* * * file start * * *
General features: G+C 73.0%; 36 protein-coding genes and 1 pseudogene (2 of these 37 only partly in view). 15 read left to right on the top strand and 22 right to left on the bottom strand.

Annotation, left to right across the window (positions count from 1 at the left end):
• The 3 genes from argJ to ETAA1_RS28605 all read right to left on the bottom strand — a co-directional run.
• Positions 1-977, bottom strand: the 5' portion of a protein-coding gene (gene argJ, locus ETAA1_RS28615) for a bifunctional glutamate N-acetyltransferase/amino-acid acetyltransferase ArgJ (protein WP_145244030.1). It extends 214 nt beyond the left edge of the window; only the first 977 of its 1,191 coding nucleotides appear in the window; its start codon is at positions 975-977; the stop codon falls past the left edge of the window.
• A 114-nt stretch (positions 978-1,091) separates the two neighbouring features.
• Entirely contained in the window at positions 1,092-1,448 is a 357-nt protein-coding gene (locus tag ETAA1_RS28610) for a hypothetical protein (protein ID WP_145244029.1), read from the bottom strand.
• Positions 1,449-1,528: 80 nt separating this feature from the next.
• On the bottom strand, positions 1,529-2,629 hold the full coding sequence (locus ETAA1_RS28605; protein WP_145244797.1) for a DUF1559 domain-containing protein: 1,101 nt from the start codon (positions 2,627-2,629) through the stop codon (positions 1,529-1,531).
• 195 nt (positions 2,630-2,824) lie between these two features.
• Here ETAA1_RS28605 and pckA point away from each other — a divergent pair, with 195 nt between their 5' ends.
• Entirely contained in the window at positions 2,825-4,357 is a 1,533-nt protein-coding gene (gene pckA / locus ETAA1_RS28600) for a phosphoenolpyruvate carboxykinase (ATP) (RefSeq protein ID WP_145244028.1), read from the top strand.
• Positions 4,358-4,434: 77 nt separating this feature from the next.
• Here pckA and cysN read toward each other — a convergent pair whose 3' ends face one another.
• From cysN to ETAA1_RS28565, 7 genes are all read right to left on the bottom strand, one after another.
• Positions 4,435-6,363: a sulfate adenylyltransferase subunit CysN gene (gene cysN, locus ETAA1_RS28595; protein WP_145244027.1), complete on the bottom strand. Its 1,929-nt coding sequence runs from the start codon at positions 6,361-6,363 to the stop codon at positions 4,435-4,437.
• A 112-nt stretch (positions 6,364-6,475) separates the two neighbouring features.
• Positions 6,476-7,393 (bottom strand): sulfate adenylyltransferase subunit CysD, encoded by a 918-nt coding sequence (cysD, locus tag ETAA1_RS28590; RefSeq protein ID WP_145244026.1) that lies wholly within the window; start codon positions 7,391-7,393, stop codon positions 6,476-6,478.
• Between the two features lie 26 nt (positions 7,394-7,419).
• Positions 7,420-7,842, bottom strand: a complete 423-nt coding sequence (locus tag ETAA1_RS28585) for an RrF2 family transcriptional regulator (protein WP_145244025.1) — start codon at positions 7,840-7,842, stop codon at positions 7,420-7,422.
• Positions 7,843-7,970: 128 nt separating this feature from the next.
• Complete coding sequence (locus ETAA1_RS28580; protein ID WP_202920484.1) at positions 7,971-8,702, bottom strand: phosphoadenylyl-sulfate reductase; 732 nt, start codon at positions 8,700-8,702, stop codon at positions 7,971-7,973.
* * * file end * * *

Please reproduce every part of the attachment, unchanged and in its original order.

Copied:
General features: G+C 73.0%; 36 protein-coding genes and 1 pseudogene (2 of these 37 only partly in view). 15 read left to right on the top strand and 22 right to left on the bottom strand.

Annotation, left to right across the window (positions count from 1 at the left end):
• The 3 genes from argJ to ETAA1_RS28605 all read right to left on the bottom strand — a co-directional run.
• Positions 1-977, bottom strand: the 5' portion of a protein-coding gene (gene argJ, locus ETAA1_RS28615) for a bifunctional glutamate N-acetyltransferase/amino-acid acetyltransferase ArgJ (protein WP_145244030.1). It extends 214 nt beyond the left edge of the window; only the first 977 of its 1,191 coding nucleotides appear in the window; its start codon is at positions 975-977; the stop codon falls past the left edge of the window.
• A 114-nt stretch (positions 978-1,091) separates the two neighbouring features.
• Entirely contained in the window at positions 1,092-1,448 is a 357-nt protein-coding gene (locus tag ETAA1_RS28610) for a hypothetical protein (protein ID WP_145244029.1), read from the bottom strand.
• Positions 1,449-1,528: 80 nt separating this feature from the next.
• On the bottom strand, positions 1,529-2,629 hold the full coding sequence (locus ETAA1_RS28605; protein WP_145244797.1) for a DUF1559 domain-containing protein: 1,101 nt from the start codon (positions 2,627-2,629) through the stop codon (positions 1,529-1,531).
• 195 nt (positions 2,630-2,824) lie between these two features.
• Here ETAA1_RS28605 and pckA point away from each other — a divergent pair, with 195 nt between their 5' ends.
• Entirely contained in the window at positions 2,825-4,357 is a 1,533-nt protein-coding gene (gene pckA / locus ETAA1_RS28600) for a phosphoenolpyruvate carboxykinase (ATP) (RefSeq protein ID WP_145244028.1), read from the top strand.
• Positions 4,358-4,434: 77 nt separating this feature from the next.
• Here pckA and cysN read toward each other — a convergent pair whose 3' ends face one another.
• From cysN to ETAA1_RS28565, 7 genes are all read right to left on the bottom strand, one after another.
• Positions 4,435-6,363: a sulfate adenylyltransferase subunit CysN gene (gene cysN, locus ETAA1_RS28595; protein WP_145244027.1), complete on the bottom strand. Its 1,929-nt coding sequence runs from the start codon at positions 6,361-6,363 to the stop codon at positions 4,435-4,437.
• A 112-nt stretch (positions 6,364-6,475) separates the two neighbouring features.
• Positions 6,476-7,393 (bottom strand): sulfate adenylyltransferase subunit CysD, encoded by a 918-nt coding sequence (cysD, locus tag ETAA1_RS28590; RefSeq protein ID WP_145244026.1) that lies wholly within the window; start codon positions 7,391-7,393, stop codon positions 6,476-6,478.
• Between the two features lie 26 nt (positions 7,394-7,419).
• Positions 7,420-7,842, bottom strand: a complete 423-nt coding sequence (locus tag ETAA1_RS28585) for an RrF2 family transcriptional regulator (protein WP_145244025.1) — start codon at positions 7,840-7,842, stop codon at positions 7,420-7,422.
• Positions 7,843-7,970: 128 nt separating this feature from the next.
• Complete coding sequence (locus ETAA1_RS28580; protein ID WP_202920484.1) at positions 7,971-8,702, bottom strand: phosphoadenylyl-sulfate reductase; 732 nt, start codon at positions 8,700-8,702, stop codon at positions 7,971-7,973.